US Navy engineer and wife charged with selling submarine secrets

US authorities have charged a US Navy employee and his wife with allegedly selling information on nuclear-powered vessels to an undercover FBI agent they believed represented a foreign country in exchange for cryptocurrency.

Jonathan Toebbe, a nuclear engineer with the US Navy, and Diana Toebbe, a humanities teacher, were arrested on Saturday for allegedly sharing restricted military information “with the intent to injure the United States and to secure an advantage to a foreign nation,” according to a complaint filed by the FBI.

“The complaint charges a plot to transmit information relating to the design of our nuclear submarines to a foreign nation,” said Merrick Garland, the US attorney-general, in a statement on Sunday.

After allegedly sending a package with navy documents to an unnamed foreign country seeking a “covert relationship”, the couple sold sensitive information for nearly a year to an undercover FBI agent for tens of thousands of dollars in cryptocurrency, according to the US justice department.

The couple is accused of sharing information including data on Virginia-class submarines — vessels with the latest stealth, intelligence-gathering, and weapons systems technology — via so-called dead drops in West Virginia, Pennsylvania and Virginia arranged via encrypted email exchanges.

SD cards containing the military information were allegedly hidden in half a peanut butter sandwich, a sticking plaster wrapper and a chewing gum packet.

In exchange, the FBI paid the couple at least $100,000 in Monero, a decentralised cryptocurrency with “privacy-enhancing technologies that obfuscate transactions to achieve anonymity and fungibility”, according to the FBI’s complaint.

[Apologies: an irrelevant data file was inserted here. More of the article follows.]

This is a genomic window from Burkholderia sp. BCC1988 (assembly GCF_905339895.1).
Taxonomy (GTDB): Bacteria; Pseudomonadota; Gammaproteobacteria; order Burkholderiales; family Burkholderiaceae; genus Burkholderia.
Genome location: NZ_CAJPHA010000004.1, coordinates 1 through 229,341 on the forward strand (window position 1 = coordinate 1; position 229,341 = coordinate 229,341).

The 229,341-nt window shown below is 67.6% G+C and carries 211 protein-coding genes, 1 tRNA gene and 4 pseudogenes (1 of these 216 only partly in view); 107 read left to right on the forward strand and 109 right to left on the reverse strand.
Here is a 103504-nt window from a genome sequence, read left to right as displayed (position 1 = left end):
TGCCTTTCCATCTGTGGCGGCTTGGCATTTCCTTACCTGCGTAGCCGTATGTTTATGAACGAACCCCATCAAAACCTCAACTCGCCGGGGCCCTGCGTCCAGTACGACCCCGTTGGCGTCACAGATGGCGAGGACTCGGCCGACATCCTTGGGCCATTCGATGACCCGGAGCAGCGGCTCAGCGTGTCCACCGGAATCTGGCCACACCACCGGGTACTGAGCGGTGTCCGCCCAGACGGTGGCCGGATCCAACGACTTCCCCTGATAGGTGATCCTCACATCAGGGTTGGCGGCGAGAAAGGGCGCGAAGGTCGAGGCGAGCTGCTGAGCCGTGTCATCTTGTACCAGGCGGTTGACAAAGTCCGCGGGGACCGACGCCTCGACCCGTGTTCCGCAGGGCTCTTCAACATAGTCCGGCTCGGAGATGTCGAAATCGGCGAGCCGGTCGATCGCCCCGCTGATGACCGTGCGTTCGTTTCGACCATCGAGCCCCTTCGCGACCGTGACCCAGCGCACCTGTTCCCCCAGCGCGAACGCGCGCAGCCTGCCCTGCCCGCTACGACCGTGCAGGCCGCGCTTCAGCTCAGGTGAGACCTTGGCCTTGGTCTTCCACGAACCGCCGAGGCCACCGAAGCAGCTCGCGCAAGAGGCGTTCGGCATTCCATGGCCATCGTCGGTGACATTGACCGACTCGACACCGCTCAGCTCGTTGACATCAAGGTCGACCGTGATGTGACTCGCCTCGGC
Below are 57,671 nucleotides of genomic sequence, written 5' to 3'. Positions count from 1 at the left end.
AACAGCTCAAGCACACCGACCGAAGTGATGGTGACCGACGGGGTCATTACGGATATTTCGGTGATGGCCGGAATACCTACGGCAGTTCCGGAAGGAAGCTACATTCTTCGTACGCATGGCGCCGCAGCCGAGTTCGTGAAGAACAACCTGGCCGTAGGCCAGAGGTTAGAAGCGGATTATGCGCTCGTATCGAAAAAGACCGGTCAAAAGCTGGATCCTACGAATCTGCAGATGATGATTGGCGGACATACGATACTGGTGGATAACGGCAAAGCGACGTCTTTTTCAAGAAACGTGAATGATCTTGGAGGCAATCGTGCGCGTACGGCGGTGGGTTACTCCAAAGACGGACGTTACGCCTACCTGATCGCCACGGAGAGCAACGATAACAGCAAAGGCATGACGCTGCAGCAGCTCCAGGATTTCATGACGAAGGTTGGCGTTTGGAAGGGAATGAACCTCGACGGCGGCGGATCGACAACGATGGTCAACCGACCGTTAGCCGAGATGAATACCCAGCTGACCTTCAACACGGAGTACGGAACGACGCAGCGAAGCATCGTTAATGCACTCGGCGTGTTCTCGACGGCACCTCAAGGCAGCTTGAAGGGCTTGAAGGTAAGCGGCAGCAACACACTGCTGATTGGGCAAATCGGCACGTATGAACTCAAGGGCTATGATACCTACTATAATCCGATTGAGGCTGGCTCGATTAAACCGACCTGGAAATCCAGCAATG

Jonathan Toebbe, who has worked for the US government since 2012, held an active national security clearance that gave him access to “restricted data”, according to the justice department. He was released from active duty in 2017 after completing his required service, according to the FBI’s complaint.

A typed message allegedly delivered by Jonathan Toebbe at the last dead drop in August read: “One day, when it is safe, perhaps two old friends will have a chance to stumble into each other at a cafe [sic], share a bottle of wine and laugh over stories of their shared exploits . . . Whether we meet or no [sic], I will always remember your bravery in serving your country and your commitment to helping me.”

The Toebbes, who will appear in federal court on Tuesday, could not be reached for comment.


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